The DnD-style system is supposed to act as a sort of quick guideline, a set of archetypes that covenants follow. The point isn't to accurately describe the intricate details of the covenant's goals and methods, but to provide an easy way to get the basic idea of covenants to someone brand new to them. This style of presenting things isn't just a DnD thing, it works on a human-psychological level in a way that makes a lot of sense to us and is very familiar. You can generally put any person you know into one of these archetypes.
That doesn't mean it's very accurate. Some fit in their chosen path better than others, and some have aspects that don't fit at all. People shouldn't be using this as a be-all-end-all rule to what these covenants are like, but a precursor to going into the game and finding out for yourself.
One of the problems that lie in the page is that each archetype is filled with a covenant. This means that, unless the designers had such an idea in mind, some covenants get paths that fit them, while other covenants are forced to take what's left over.
The other problem I have is that in the game itself, "Law", "Chaos", "Good", and,"Evil", aren't really clear, nor were they intended to be. Putting covenants in these DnD-style paths makes sense in some environments, such as DnD, where good and evil was mostly clear and predetermined. However, putting them in dark souls sort of forces ideas of what is considered good and evil before the player has a chance to decide that for themselves.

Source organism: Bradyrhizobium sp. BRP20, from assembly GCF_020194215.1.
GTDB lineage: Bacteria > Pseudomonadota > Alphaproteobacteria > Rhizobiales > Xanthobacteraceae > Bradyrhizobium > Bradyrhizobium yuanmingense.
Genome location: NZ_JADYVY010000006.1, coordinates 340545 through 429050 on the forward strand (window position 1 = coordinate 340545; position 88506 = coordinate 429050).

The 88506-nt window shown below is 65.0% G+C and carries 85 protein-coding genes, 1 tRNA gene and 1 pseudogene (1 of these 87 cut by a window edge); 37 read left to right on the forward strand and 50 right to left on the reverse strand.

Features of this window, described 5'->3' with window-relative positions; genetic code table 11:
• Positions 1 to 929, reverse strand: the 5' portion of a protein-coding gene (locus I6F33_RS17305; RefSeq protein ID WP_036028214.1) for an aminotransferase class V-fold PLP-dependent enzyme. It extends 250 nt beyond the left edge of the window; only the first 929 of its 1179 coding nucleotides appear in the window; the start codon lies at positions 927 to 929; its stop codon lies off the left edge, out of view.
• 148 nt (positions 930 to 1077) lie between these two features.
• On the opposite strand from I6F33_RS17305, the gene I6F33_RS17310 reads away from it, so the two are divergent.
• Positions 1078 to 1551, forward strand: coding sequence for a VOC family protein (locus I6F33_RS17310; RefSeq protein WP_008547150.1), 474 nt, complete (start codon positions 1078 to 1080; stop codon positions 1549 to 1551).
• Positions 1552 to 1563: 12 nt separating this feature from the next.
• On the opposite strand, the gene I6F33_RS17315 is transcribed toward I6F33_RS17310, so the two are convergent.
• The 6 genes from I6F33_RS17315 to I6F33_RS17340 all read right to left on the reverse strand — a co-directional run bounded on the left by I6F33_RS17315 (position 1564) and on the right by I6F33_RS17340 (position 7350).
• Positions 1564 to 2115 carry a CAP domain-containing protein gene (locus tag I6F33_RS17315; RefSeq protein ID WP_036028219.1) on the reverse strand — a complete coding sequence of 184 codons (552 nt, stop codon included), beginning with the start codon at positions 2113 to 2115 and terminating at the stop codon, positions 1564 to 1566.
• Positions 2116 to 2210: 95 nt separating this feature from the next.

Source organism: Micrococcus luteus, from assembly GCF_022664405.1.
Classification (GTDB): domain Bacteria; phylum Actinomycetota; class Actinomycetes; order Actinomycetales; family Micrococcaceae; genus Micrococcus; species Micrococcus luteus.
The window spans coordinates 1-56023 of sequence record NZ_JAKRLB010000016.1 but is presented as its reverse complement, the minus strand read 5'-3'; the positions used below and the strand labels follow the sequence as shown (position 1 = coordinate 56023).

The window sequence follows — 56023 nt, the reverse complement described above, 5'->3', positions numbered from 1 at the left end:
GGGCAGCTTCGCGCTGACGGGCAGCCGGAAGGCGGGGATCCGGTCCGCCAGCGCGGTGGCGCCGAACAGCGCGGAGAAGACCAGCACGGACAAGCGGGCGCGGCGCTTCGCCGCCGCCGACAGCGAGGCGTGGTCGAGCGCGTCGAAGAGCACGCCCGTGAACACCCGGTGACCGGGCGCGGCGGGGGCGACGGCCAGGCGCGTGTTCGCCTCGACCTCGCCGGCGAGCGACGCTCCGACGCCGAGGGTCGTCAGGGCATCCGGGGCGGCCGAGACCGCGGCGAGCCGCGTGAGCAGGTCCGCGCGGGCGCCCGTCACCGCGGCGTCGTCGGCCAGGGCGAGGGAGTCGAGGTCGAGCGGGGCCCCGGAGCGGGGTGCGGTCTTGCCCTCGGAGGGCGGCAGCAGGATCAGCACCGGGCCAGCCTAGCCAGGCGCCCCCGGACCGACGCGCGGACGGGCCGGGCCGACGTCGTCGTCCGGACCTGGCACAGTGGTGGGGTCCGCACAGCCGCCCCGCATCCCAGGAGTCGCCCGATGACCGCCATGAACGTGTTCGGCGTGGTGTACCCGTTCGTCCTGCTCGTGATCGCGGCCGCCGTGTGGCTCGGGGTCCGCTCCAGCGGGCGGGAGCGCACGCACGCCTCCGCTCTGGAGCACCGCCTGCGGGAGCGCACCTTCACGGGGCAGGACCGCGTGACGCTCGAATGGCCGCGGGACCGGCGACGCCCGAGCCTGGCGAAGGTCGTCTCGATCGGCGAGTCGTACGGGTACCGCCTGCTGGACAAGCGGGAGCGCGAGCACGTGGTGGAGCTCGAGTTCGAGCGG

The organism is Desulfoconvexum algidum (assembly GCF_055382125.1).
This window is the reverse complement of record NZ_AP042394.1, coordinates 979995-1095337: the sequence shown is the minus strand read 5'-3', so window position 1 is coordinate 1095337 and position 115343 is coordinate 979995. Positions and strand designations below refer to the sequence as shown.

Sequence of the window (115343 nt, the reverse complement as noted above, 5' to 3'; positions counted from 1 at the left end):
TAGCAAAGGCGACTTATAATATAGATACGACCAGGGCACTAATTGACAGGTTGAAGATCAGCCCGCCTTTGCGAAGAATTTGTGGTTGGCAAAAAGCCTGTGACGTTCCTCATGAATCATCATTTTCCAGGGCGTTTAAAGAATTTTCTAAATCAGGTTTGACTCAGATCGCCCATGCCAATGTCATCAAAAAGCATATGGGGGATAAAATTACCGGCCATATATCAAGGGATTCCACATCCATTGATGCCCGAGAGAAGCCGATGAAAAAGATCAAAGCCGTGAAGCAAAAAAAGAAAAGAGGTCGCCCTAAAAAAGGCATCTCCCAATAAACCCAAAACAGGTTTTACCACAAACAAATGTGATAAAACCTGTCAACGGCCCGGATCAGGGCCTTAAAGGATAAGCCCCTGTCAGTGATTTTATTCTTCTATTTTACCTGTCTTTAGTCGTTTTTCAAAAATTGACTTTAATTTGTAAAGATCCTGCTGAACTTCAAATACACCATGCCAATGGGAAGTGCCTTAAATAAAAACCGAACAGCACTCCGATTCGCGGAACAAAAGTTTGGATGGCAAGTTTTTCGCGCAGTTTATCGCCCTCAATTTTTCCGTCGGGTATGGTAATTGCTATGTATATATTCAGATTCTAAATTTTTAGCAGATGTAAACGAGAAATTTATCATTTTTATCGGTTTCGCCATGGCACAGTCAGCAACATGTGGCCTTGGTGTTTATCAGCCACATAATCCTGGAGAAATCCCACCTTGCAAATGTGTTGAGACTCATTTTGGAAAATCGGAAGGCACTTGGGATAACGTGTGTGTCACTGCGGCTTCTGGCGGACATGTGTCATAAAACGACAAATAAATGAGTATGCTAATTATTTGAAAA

Some things can be made sense of, however. For instance, Lawful and Chaotic can be considered from one's goal, such as following the will of gods and the undead (lawful) or resisting that will. Good and Evil can be considered from the covenant's methods: sacrifice the good of others for your goal, or sacrifice the good of yourself.
With these ideas in mind, the chart fits quite well if you rethink some of the placements, in many cases switching "Lawful/Chaotic" with "Good/Evil". For instance, Princess guard aren't concerned with methods; their goal is to protect Gwynevere (and/or her ideals). Thus, Lawful Neutral fits better than Neutral Good. Gravelord Servent in contrast is not concerned with the will of Gods and Undead. Their methods, however, are brutal and merciless. Thus, Neutral Evil makes more sense than Lawful Evil.
Of course, this still doesn't make this system 100% accurate, but again, that isn't the point. It's supposed to be familiar and make sense to those who are new to the game. It's expected that anybody who plays the game for very long will realize that this system doesn't describe the covenants perfectly. For those people, we have more in-depth pages on each covenant, detailing exactly their ins and outs.